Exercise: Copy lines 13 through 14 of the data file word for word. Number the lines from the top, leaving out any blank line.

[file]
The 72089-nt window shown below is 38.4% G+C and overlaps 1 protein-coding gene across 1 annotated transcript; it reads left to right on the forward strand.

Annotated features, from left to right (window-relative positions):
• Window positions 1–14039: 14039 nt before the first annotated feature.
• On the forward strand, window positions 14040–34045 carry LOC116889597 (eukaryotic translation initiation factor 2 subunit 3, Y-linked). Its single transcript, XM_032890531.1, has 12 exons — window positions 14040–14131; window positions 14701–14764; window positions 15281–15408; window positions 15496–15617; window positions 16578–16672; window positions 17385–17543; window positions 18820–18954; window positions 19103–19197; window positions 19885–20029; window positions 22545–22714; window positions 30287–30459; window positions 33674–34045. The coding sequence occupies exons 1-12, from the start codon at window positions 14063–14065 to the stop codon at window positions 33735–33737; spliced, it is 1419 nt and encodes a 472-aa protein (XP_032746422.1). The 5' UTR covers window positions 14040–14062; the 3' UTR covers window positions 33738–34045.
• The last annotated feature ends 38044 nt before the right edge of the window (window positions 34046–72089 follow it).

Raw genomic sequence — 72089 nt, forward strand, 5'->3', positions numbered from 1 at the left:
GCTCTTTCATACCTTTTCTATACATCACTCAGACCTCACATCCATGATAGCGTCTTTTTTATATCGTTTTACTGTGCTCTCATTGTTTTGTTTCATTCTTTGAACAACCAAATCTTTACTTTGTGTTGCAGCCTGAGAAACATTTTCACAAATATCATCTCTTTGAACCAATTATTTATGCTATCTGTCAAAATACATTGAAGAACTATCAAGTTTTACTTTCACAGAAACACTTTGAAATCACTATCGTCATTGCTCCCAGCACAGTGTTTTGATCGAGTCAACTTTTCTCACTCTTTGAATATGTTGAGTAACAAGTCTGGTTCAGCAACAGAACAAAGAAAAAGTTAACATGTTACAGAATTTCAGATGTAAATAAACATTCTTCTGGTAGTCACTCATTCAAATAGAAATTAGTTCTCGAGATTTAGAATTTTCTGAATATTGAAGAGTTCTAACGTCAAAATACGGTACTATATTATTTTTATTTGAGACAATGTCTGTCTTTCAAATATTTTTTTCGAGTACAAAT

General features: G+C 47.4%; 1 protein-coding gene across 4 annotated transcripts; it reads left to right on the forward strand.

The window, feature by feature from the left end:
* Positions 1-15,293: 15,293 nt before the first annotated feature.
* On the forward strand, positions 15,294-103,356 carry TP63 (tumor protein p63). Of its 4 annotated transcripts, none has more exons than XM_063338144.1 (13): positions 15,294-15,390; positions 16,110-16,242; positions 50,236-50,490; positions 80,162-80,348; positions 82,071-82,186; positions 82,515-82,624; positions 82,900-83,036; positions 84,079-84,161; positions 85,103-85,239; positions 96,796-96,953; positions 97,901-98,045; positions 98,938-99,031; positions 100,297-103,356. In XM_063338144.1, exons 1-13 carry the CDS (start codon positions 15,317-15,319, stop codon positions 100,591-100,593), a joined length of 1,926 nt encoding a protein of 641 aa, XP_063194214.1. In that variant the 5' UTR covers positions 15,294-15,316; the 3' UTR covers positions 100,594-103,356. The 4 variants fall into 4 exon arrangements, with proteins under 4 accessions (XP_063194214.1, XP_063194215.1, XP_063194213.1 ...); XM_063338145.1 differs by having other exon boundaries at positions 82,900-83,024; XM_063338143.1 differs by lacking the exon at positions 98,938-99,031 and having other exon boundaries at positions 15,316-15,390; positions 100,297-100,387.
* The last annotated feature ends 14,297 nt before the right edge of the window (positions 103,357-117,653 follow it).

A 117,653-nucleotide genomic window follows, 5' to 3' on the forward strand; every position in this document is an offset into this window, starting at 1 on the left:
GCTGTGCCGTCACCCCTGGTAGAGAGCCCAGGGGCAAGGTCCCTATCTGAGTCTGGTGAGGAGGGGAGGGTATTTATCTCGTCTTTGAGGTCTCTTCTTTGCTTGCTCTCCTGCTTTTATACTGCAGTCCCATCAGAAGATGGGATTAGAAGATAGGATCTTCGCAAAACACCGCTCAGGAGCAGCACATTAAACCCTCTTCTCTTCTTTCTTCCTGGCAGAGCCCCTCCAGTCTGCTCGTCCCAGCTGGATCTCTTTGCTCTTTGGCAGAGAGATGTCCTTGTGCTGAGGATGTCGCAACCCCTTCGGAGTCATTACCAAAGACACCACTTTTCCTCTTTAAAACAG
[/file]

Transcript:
A 117,653-nucleotide genomic window follows, 5' to 3' on the forward strand; every position in this document is an offset into this window, starting at 1 on the left:
GCTGTGCCGTCACCCCTGGTAGAGAGCCCAGGGGCAAGGTCCCTATCTGAGTCTGGTGAGGAGGGGAGGGTATTTATCTCGTCTTTGAGGTCTCTTCTTTGCTTGCTCTCCTGCTTTTATACTGCAGTCCCATCAGAAGATGGGATTAGAAGATAGGATCTTCGCAAAACACCGCTCAGGAGCAGCACATTAAACCCTCTTCTCTTCTTTCTTCCTGGCAGAGCCCCTCCAGTCTGCTCGTCCCAGCTGGATCTCTTTGCTCTTTGGCAGAGAGATGTCCTTGTGCTGAGGATGTCGCAACCCCTTCGGAGTCATTACCAAAGACACCACTTTTCCTCTTTAAAACAG